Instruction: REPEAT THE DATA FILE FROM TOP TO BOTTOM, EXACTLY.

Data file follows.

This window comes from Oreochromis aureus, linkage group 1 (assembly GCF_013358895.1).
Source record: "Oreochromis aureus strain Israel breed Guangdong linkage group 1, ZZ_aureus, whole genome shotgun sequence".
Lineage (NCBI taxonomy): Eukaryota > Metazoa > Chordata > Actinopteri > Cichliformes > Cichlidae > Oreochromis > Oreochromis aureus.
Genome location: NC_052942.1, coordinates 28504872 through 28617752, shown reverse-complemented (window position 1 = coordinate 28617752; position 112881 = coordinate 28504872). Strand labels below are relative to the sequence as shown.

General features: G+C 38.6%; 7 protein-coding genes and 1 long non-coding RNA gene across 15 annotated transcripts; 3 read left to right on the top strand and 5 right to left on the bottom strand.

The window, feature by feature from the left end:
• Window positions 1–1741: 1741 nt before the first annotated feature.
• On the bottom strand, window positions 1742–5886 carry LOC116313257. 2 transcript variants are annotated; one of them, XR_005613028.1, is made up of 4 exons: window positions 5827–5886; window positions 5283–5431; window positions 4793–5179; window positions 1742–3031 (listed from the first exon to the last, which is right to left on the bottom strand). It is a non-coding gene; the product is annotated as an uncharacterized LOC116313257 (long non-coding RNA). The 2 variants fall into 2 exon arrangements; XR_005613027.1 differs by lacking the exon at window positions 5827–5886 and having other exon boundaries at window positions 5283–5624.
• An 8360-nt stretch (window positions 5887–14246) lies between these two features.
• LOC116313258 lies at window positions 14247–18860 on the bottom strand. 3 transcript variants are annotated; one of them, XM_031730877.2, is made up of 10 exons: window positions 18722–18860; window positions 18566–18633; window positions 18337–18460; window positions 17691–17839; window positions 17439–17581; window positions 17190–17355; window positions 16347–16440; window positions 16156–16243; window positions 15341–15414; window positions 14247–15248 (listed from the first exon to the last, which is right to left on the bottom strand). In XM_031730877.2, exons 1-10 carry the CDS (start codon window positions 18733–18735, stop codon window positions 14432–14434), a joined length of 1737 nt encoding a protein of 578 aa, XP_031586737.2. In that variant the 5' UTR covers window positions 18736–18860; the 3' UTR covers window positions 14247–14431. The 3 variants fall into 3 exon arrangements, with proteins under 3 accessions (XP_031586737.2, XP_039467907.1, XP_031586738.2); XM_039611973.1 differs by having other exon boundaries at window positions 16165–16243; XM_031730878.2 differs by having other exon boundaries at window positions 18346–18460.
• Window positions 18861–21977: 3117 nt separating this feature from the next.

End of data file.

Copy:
This window comes from Oreochromis aureus, linkage group 1 (assembly GCF_013358895.1).
Source record: "Oreochromis aureus strain Israel breed Guangdong linkage group 1, ZZ_aureus, whole genome shotgun sequence".
Lineage (NCBI taxonomy): Eukaryota > Metazoa > Chordata > Actinopteri > Cichliformes > Cichlidae > Oreochromis > Oreochromis aureus.
Genome location: NC_052942.1, coordinates 28504872 through 28617752, shown reverse-complemented (window position 1 = coordinate 28617752; position 112881 = coordinate 28504872). Strand labels below are relative to the sequence as shown.

General features: G+C 38.6%; 7 protein-coding genes and 1 long non-coding RNA gene across 15 annotated transcripts; 3 read left to right on the top strand and 5 right to left on the bottom strand.

The window, feature by feature from the left end:
• Window positions 1–1741: 1741 nt before the first annotated feature.
• On the bottom strand, window positions 1742–5886 carry LOC116313257. 2 transcript variants are annotated; one of them, XR_005613028.1, is made up of 4 exons: window positions 5827–5886; window positions 5283–5431; window positions 4793–5179; window positions 1742–3031 (listed from the first exon to the last, which is right to left on the bottom strand). It is a non-coding gene; the product is annotated as an uncharacterized LOC116313257 (long non-coding RNA). The 2 variants fall into 2 exon arrangements; XR_005613027.1 differs by lacking the exon at window positions 5827–5886 and having other exon boundaries at window positions 5283–5624.
• An 8360-nt stretch (window positions 5887–14246) lies between these two features.
• LOC116313258 lies at window positions 14247–18860 on the bottom strand. 3 transcript variants are annotated; one of them, XM_031730877.2, is made up of 10 exons: window positions 18722–18860; window positions 18566–18633; window positions 18337–18460; window positions 17691–17839; window positions 17439–17581; window positions 17190–17355; window positions 16347–16440; window positions 16156–16243; window positions 15341–15414; window positions 14247–15248 (listed from the first exon to the last, which is right to left on the bottom strand). In XM_031730877.2, exons 1-10 carry the CDS (start codon window positions 18733–18735, stop codon window positions 14432–14434), a joined length of 1737 nt encoding a protein of 578 aa, XP_031586737.2. In that variant the 5' UTR covers window positions 18736–18860; the 3' UTR covers window positions 14247–14431. The 3 variants fall into 3 exon arrangements, with proteins under 3 accessions (XP_031586737.2, XP_039467907.1, XP_031586738.2); XM_039611973.1 differs by having other exon boundaries at window positions 16165–16243; XM_031730878.2 differs by having other exon boundaries at window positions 18346–18460.
• Window positions 18861–21977: 3117 nt separating this feature from the next.